How Might We questions transcribed during a user interview during the Google Ventures design sprint.

    Molly Wilson, UX Designer
    Molly tests out her new Samsung Gear Live watch. Her verdict: much more fun to design for than to wear.


What were your top takeaways from Google I/O?

  • In the geek classic The Hitchhiker’s Guide to the Galaxy, Douglas Adams describes human society as “so amazingly primitive that they still think digital watches are a pretty neat idea.” Digital watches were dorky in 1979 (the year Hitchhiker’s Guide hit the shelves), and they haven’t exactly gotten cooler. The I/O giveaway this year was a pair of smart watches that feel way too clunky and chunky for daily wear. However, despite the fashion drawbacks, I came away from I/O feeling that design for simultaneous screens is a tough, exciting problem I can’t wait to sink my teeth into. If you’re using the same navigation app on both your watch and your mobile, what information do you need to see where, and how does interacting with each device change the display on the other one?
  • Both Julie and I teach at the Stanford, so we’re not exactly rookies when it comes to design facilitation. Nevertheless, I learned some fabulous techniques from the Google Ventures design teams. I loved their two-phase heat map voting (I’d always done just one round of voting). And I’m absolutely going to use crazy eights with my colleagues at Sliced Bread when we need fresh insight into a tough interaction problem.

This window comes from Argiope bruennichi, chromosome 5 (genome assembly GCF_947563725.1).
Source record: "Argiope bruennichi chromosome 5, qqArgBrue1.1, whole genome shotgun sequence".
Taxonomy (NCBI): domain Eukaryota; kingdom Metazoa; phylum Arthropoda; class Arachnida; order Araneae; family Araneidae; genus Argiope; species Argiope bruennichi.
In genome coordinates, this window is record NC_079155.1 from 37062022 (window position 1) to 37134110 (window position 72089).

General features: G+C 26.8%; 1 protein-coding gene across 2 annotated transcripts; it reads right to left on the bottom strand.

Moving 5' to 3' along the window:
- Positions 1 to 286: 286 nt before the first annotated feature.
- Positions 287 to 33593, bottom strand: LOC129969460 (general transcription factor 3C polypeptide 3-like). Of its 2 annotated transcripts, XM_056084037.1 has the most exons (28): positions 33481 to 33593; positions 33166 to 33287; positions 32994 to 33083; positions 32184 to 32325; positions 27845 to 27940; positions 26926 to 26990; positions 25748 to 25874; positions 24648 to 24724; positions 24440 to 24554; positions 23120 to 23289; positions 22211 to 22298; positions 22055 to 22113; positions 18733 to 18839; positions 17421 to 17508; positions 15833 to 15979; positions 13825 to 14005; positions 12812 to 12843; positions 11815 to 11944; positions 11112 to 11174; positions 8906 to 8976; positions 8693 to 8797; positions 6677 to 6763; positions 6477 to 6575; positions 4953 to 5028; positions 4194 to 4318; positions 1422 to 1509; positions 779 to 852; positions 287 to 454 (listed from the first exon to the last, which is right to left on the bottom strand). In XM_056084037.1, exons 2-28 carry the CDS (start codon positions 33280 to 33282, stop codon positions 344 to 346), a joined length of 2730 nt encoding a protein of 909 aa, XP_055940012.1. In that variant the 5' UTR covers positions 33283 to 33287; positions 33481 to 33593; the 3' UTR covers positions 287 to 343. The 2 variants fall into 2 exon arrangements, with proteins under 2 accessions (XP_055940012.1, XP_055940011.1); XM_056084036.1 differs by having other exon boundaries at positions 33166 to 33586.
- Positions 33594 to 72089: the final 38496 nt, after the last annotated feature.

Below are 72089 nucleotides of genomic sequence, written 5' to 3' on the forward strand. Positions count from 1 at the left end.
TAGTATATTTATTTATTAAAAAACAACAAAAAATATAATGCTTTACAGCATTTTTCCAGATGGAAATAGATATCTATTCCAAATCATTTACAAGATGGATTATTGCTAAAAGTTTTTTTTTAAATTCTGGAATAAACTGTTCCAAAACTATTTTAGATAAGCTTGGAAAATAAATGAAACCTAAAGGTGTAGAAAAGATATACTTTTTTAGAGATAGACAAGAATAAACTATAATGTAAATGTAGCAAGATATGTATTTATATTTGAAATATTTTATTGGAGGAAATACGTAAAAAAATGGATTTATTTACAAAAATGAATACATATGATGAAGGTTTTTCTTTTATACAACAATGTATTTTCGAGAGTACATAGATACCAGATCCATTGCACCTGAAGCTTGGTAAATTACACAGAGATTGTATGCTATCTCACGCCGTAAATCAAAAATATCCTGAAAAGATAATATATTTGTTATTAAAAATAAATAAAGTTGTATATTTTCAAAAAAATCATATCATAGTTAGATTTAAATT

The small red dots create a "heat map" during the first round of voting on ideas; the larger circles (not colored) are from the second round.


What did you add to your design toolkit?

  • Jenny Gove did a huge (119 people!) qualitative usability study of mobile websites. She extracted a bunch of principles about mobile website design and published an easy-to-digest whitepaper. Many of these principles are things we intuitively know, but Gove backs it up with hard data; it’ll be great to have in my back pocket when defending best practices.



Since this is Google’s first year of the design track, here’s our one big request: remember that designers’ workflows are different from developers’, and create prototyping tools for designers, too. In order to prototype on the watches we received, we’d need to bust out the full SDK. That’s just too much overhead given the quick, iterative way we work. Looks like we’ll be taping phones to our wrists until wearables allow for the rapid, janky interactive prototyping that will let us get lightweight feedback. Overall, we were impressed with what we saw. Given that this was only the first year of Google’s Design Track, we’re looking forward to seeing how Google will continue to expand and develop it further in the future.

Enjoying the afterparty at Yerba Buena. Not shown: Sliced Bread doing the silent disco really, really hard.